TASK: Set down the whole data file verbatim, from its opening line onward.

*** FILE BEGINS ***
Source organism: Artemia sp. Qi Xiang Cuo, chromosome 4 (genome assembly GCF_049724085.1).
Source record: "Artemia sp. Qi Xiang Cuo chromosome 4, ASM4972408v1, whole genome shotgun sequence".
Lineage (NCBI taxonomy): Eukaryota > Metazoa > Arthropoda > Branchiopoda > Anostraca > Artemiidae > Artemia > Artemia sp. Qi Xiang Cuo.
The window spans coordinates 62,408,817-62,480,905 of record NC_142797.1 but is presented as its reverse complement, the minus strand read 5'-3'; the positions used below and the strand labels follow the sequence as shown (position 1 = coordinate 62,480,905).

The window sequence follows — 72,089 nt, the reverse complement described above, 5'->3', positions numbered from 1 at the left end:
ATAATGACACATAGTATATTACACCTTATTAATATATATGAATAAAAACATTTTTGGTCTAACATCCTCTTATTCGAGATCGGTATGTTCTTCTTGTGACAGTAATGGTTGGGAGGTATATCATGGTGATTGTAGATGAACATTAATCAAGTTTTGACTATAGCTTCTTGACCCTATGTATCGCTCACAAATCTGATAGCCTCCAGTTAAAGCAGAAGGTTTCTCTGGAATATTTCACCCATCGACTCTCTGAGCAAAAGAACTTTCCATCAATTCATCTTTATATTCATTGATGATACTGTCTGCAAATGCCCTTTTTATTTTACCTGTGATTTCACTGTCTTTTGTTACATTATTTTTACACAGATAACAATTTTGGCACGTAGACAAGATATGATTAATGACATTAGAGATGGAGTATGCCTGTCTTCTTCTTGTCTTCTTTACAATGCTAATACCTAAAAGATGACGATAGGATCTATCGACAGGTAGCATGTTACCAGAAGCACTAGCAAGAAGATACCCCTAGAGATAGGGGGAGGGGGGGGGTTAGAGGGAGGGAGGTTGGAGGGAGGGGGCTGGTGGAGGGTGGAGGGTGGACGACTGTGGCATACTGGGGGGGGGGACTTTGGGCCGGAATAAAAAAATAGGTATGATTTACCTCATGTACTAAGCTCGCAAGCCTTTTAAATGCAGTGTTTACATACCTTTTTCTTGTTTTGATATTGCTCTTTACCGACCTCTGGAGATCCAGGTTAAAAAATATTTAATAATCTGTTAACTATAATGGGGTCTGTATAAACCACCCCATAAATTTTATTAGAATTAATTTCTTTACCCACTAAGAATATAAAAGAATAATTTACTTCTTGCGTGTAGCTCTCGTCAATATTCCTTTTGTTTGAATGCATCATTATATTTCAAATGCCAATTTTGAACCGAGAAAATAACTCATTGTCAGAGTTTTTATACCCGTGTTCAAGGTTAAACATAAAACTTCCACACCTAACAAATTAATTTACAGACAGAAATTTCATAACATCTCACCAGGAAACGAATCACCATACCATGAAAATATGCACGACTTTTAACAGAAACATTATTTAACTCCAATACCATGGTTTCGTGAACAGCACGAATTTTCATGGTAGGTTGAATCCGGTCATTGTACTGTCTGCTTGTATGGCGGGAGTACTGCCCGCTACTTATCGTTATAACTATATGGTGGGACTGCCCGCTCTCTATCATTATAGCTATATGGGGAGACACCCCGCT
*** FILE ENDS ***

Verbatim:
Source organism: Artemia sp. Qi Xiang Cuo, chromosome 4 (genome assembly GCF_049724085.1).
Source record: "Artemia sp. Qi Xiang Cuo chromosome 4, ASM4972408v1, whole genome shotgun sequence".
Lineage (NCBI taxonomy): Eukaryota > Metazoa > Arthropoda > Branchiopoda > Anostraca > Artemiidae > Artemia > Artemia sp. Qi Xiang Cuo.
The window spans coordinates 62,408,817-62,480,905 of record NC_142797.1 but is presented as its reverse complement, the minus strand read 5'-3'; the positions used below and the strand labels follow the sequence as shown (position 1 = coordinate 62,480,905).

The window sequence follows — 72,089 nt, the reverse complement described above, 5'->3', positions numbered from 1 at the left end:
ATAATGACACATAGTATATTACACCTTATTAATATATATGAATAAAAACATTTTTGGTCTAACATCCTCTTATTCGAGATCGGTATGTTCTTCTTGTGACAGTAATGGTTGGGAGGTATATCATGGTGATTGTAGATGAACATTAATCAAGTTTTGACTATAGCTTCTTGACCCTATGTATCGCTCACAAATCTGATAGCCTCCAGTTAAAGCAGAAGGTTTCTCTGGAATATTTCACCCATCGACTCTCTGAGCAAAAGAACTTTCCATCAATTCATCTTTATATTCATTGATGATACTGTCTGCAAATGCCCTTTTTATTTTACCTGTGATTTCACTGTCTTTTGTTACATTATTTTTACACAGATAACAATTTTGGCACGTAGACAAGATATGATTAATGACATTAGAGATGGAGTATGCCTGTCTTCTTCTTGTCTTCTTTACAATGCTAATACCTAAAAGATGACGATAGGATCTATCGACAGGTAGCATGTTACCAGAAGCACTAGCAAGAAGATACCCCTAGAGATAGGGGGAGGGGGGGGGTTAGAGGGAGGGAGGTTGGAGGGAGGGGGCTGGTGGAGGGTGGAGGGTGGACGACTGTGGCATACTGGGGGGGGGGACTTTGGGCCGGAATAAAAAAATAGGTATGATTTACCTCATGTACTAAGCTCGCAAGCCTTTTAAATGCAGTGTTTACATACCTTTTTCTTGTTTTGATATTGCTCTTTACCGACCTCTGGAGATCCAGGTTAAAAAATATTTAATAATCTGTTAACTATAATGGGGTCTGTATAAACCACCCCATAAATTTTATTAGAATTAATTTCTTTACCCACTAAGAATATAAAAGAATAATTTACTTCTTGCGTGTAGCTCTCGTCAATATTCCTTTTGTTTGAATGCATCATTATATTTCAAATGCCAATTTTGAACCGAGAAAATAACTCATTGTCAGAGTTTTTATACCCGTGTTCAAGGTTAAACATAAAACTTCCACACCTAACAAATTAATTTACAGACAGAAATTTCATAACATCTCACCAGGAAACGAATCACCATACCATGAAAATATGCACGACTTTTAACAGAAACATTATTTAACTCCAATACCATGGTTTCGTGAACAGCACGAATTTTCATGGTAGGTTGAATCCGGTCATTGTACTGTCTGCTTGTATGGCGGGAGTACTGCCCGCTACTTATCGTTATAACTATATGGTGGGACTGCCCGCTCTCTATCATTATAGCTATATGGGGAGACACCCCGCT